Alphaherpesvirus: Isolation, Identification, Partial Characterisation, Associated Pathologic Findings and Epidemiology in Beluga Whales (Delphinapterus leucas) in Alaska and Arctic Canada

Ole Nielsen, Kathleen A. Burek-Huntington, Lisa L. Loseto, Maria Morell, Carlos H. Romero
2017 Arctic Science  
Arctic Science 20 Live, dead stranded, and harvested beluga (Delphinapterus leucas) in Alaska and the western 21 Canadian Arctic were screened for viruses utilizing a primary beluga cell line. Samples consisted 22 of swabs from blowhole, anus, and genital tract. Virus cytopathic effect was seen after 23 incubation 6-30 days post infection, and virus-like particles consistent with herpesvirus were 24 observed upon electron microscopy. DNA extraction, cetacean-specific polymerase chain 25
more » ... amplification and sequencing of the DNA-dependent DNA polymerase gene fragments 26 of approximately 700 nucleotides revealed the presence of a new species of alphaherpesvirus. 27 Culture positive isolates were recovered from all swab types, from 2001 to 2016. PCR testing of 28 swab and skin lesions from Bristol Bay, Alaska belugas revealed that the herpesvirus was present 29 in the blowholes of a high proportion of the animals. Results suggest that belugas from Canadian 30 and Alaskan locations are infected with alphaherpesvirus. Eight culture positive belugas were 31 identified from Alaska, all but one were adults and all had evidence of skin disease. No Canadian 32 belugas showed signs of skin disease. Virus was isolated from three separate populations 33 indicating it is likely enzootic in belugas. This is the first report of an alphaherpesvirus isolated 34 and propagated from a monodontid species. 35 36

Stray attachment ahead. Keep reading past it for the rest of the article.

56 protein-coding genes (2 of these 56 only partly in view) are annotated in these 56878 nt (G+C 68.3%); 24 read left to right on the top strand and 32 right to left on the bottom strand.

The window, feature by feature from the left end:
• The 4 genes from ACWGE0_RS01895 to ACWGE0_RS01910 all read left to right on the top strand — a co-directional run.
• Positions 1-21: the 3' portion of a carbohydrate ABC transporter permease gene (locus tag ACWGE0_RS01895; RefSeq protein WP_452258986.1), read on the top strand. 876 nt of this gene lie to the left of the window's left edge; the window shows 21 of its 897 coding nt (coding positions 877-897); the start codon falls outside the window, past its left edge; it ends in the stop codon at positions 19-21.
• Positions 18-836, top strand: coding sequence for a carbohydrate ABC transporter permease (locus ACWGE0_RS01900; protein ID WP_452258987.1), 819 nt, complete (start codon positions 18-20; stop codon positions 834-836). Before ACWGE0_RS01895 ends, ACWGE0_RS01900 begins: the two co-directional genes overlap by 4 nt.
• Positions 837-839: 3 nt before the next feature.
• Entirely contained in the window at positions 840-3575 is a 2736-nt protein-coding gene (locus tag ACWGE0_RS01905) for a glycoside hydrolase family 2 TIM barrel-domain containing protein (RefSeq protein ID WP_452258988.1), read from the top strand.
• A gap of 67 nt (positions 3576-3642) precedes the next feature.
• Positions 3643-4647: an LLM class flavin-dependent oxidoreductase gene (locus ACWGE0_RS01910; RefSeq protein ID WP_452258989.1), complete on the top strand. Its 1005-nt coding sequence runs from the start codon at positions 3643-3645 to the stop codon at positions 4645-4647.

doi:10.1139/as-2017-0043 fatcat:f36rk5i325h3dgw2qwbzqbydwu